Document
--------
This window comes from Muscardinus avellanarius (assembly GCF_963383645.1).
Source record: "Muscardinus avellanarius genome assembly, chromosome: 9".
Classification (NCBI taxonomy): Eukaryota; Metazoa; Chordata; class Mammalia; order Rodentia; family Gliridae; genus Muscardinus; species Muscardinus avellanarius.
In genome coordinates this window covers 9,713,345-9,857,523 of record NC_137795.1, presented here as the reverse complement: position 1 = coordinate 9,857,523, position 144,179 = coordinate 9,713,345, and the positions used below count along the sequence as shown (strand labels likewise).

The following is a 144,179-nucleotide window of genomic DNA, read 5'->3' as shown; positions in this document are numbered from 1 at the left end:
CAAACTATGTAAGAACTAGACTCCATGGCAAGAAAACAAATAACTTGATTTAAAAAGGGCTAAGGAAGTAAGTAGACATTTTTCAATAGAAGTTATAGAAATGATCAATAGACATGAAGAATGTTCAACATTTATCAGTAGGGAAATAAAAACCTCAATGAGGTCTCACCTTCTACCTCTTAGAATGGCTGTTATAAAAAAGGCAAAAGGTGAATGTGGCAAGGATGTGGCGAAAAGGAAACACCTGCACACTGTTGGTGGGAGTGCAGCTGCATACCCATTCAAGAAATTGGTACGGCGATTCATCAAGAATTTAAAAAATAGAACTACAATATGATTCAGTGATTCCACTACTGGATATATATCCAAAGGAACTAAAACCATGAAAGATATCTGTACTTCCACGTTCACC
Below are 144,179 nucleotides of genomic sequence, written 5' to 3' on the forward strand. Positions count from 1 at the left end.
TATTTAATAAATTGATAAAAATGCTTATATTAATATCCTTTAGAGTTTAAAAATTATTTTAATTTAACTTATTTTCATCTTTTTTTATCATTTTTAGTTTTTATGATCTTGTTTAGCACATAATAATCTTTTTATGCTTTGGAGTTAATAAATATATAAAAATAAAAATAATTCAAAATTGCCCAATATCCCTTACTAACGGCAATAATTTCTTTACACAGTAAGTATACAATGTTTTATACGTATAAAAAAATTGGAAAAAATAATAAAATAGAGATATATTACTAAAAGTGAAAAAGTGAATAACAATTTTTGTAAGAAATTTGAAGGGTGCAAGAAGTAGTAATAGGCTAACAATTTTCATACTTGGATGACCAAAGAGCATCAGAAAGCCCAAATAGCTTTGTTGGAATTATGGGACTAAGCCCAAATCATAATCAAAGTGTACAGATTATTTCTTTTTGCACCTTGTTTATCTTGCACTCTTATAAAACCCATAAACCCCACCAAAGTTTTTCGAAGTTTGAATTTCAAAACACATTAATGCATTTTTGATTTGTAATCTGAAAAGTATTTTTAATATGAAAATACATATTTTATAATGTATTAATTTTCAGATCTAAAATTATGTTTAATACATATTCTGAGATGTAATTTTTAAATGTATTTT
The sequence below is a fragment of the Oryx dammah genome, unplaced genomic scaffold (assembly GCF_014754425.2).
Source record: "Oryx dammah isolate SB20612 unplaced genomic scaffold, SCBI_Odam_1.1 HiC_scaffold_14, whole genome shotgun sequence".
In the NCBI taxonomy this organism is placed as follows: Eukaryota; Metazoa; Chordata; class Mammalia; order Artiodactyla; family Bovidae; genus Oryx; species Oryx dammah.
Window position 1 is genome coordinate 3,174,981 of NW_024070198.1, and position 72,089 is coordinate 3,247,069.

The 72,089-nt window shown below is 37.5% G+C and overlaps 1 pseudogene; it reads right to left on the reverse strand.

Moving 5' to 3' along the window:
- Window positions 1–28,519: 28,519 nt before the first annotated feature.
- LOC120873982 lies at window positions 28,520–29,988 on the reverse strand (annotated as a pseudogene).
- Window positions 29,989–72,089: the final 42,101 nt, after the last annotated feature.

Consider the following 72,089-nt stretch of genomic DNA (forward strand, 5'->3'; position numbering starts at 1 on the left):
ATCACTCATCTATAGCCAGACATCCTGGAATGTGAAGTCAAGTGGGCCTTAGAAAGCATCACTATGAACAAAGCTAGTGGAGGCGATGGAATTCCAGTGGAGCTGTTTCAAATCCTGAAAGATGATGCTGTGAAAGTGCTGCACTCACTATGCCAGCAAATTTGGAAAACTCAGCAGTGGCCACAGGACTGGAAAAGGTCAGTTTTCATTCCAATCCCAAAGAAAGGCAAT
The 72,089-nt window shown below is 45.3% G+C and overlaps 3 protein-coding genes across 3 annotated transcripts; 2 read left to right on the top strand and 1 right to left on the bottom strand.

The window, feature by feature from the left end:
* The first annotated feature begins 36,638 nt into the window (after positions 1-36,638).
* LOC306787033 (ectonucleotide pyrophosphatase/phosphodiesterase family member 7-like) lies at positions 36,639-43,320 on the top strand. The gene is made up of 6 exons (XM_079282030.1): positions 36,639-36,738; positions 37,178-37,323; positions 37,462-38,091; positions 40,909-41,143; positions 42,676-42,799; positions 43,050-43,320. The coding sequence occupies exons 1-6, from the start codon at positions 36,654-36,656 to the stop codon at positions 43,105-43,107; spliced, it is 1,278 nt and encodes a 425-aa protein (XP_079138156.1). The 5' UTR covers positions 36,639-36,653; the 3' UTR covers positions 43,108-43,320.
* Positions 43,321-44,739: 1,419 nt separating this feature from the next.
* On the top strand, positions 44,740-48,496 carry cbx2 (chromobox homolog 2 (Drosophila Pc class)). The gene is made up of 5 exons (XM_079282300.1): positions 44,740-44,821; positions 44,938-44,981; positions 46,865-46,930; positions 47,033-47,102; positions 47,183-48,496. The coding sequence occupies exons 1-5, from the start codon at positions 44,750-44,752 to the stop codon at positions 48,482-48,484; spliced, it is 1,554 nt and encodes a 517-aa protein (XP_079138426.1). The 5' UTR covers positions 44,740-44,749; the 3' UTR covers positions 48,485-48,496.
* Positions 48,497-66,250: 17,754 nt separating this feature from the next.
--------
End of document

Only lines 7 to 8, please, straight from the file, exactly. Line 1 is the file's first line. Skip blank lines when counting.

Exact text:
Below are 144,179 nucleotides of genomic sequence, written 5' to 3' on the forward strand. Positions count from 1 at the left end.
TATTTAATAAATTGATAAAAATGCTTATATTAATATCCTTTAGAGTTTAAAAATTATTTTAATTTAACTTATTTTCATCTTTTTTTATCATTTTTAGTTTTTATGATCTTGTTTAGCACATAATAATCTTTTTATGCTTTGGAGTTAATAAATATATAAAAATAAAAATAATTCAAAATTGCCCAATATCCCTTACTAACGGCAATAATTTCTTTACACAGTAAGTATACAATGTTTTATACGTATAAAAAAATTGGAAAAAATAATAAAATAGAGATATATTACTAAAAGTGAAAAAGTGAATAACAATTTTTGTAAGAAATTTGAAGGGTGCAAGAAGTAGTAATAGGCTAACAATTTTCATACTTGGATGACCAAAGAGCATCAGAAAGCCCAAATAGCTTTGTTGGAATTATGGGACTAAGCCCAAATCATAATCAAAGTGTACAGATTATTTCTTTTTGCACCTTGTTTATCTTGCACTCTTATAAAACCCATAAACCCCACCAAAGTTTTTCGAAGTTTGAATTTCAAAACACATTAATGCATTTTTGATTTGTAATCTGAAAAGTATTTTTAATATGAAAATACATATTTTATAATGTATTAATTTTCAGATCTAAAATTATGTTTAATACATATTCTGAGATGTAATTTTTAAATGTATTTT